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Re: wsa:To -> SOAP1.2's ImmediateDestination

From: Mark Baker <distobj@acm.org>
Date: Wed, 24 Aug 2005 09:46:49 -0400
To: Rich Salz <rsalz@datapower.com>
Cc: "public-ws-addressing@w3.org" <public-ws-addressing@w3.org>
Message-ID: <20050824134649.GJ17056@markbaker.ca>

Rich,

On Wed, Aug 24, 2005 at 12:21:26AM -0400, Rich Salz wrote:
> On Tue, 23 Aug 2005, Mark Baker wrote:
> > My position, as you summized, is that the SH4 URI goes in the
> > Request-URI, as that's the only interpretation consistent with HTTP
> > semantics; the node identified by the Request-URI provides the
> > response.
> 
> As you well know, SOAP treats HTTP as a transport protocol, not an
> application protocol.

That's incorrect.  As an example of how the binding doesn't treat HTTP
as a transport protocol, consider that SOAP faults are returned using
HTTP error codes.  In fact, other than the ambiguous definition of the
ImmediateDestination property, I challenge you to point out a single
part of the specification which supports your claim that the binding is
a transport binding.

>So the justification for your interpretation
> here is just being obstinate. :)  Until WS-Addressing came along,
> SOAP had no end-to-end for defining the target.

You don't think that's odd?  That a Request-Response MEP had no
means of actually identifying the thing that provides the response?
That's either a massive oversight, or else something else is going on
here.

Consider the issue you guys had over how one knew whether WS-Addressing
was active for a given message; an issue that completely vanishes with
my interpretation of the spec.

>As far as the SOAP
> processing model went, each hop explicitly addressed the next hop.
> For example, if the ultimate recipient is to be delivered via SMTP,
> nobody expects the intermediate nodes to see a mailto URL.  Yes,
> you've said there's no reason why this can't be done (too tired
> to track down the email links).  But it is not what anyone in this
> community expects.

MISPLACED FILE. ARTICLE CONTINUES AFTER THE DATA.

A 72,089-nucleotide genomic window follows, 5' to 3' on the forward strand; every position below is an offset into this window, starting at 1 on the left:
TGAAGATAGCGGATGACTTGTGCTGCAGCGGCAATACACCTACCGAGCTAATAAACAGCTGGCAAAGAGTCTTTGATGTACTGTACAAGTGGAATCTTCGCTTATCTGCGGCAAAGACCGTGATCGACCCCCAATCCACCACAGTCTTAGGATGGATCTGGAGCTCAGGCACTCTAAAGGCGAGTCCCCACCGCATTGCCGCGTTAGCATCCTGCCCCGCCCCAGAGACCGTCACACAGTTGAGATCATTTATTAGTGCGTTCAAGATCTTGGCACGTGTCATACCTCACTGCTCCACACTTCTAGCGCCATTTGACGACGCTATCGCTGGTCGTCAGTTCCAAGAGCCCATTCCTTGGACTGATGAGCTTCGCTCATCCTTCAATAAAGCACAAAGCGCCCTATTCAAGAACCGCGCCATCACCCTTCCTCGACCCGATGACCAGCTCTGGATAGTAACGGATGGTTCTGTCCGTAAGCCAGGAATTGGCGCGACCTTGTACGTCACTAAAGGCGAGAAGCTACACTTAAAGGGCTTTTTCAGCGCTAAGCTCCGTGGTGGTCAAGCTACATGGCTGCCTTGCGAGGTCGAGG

I think there's more than one community here.

> > yes, a non-terminating (proxy-like) model is what I have in mind.  I
> > should also add though, for clarity and completeness' sake, that
> > SOAP/HTTP gateways can be SOAP intermediaries, and I'm not suggesting
> > those shouldn't be able to be used, except insofar as they must also
> > be the ultimate recipient.
> 
> That is not the way SOAP works.  You know this.

No, Rich, I don't.  That's how you, and some others interpret it to
work.  Web nuts like myself, and I expect Henrik too, see it as I
described.  I'd even go (way) out on a limb and suggest that Dave
Orchard may now see things this way.  And IIRC, Stuart Williams and
Noah Mendelsohn thought along these lines during the development of
XMLP.  I don't know if they still do, of course, but I'd bet you that
I'm not the only person here who holds this view.

> > Earlier you mentioned a "SOAP level" and an "HTTP level".  FWIW, my
> > view is that there is only one level there that both technologies share.
> 
> That is not the way SOAP works.  You know this.

If it worked this way, I would have objected, strenously, during its
development.  And it's not like I was trepidacious about raising
objections during that time, if you recall. 8-)

> "Pretending" that it does work this way, or claiming to view things
> as if it did work that way, only confuses newcomers, and wastes
> other people's time as they try to "teach" you.  Enough Socratic
> games, okay?

I don't have time to waste on games, Rich, and I resent your suggestion
that I do.

> There is no ambiguity; there are just those who want it to be
> something other than what it is.

So how do you explain the value of the ImmediateDestination being
described as "An identifier (URI) that denotes the responding SOAP
node"?  If that's a typo, as Chris suggested, is it just a coincidence
that it's a typo completely consistent with my view?

In short, my interpretation of the spec is at least as consistent with
the SOAP 1.2 spec-as-written than yours, possibly more so.  Moreover,
it's consistent with the HTTP specification and Web architecture, unlike
your interpretation.

Mark.
-- 
Mark Baker.  Ottawa, Ontario, CANADA.          http://www.markbaker.ca
Coactus; Web-inspired integration strategies   http://www.coactus.com
Received on Wednesday, 24 August 2005 13:45:13 GMT

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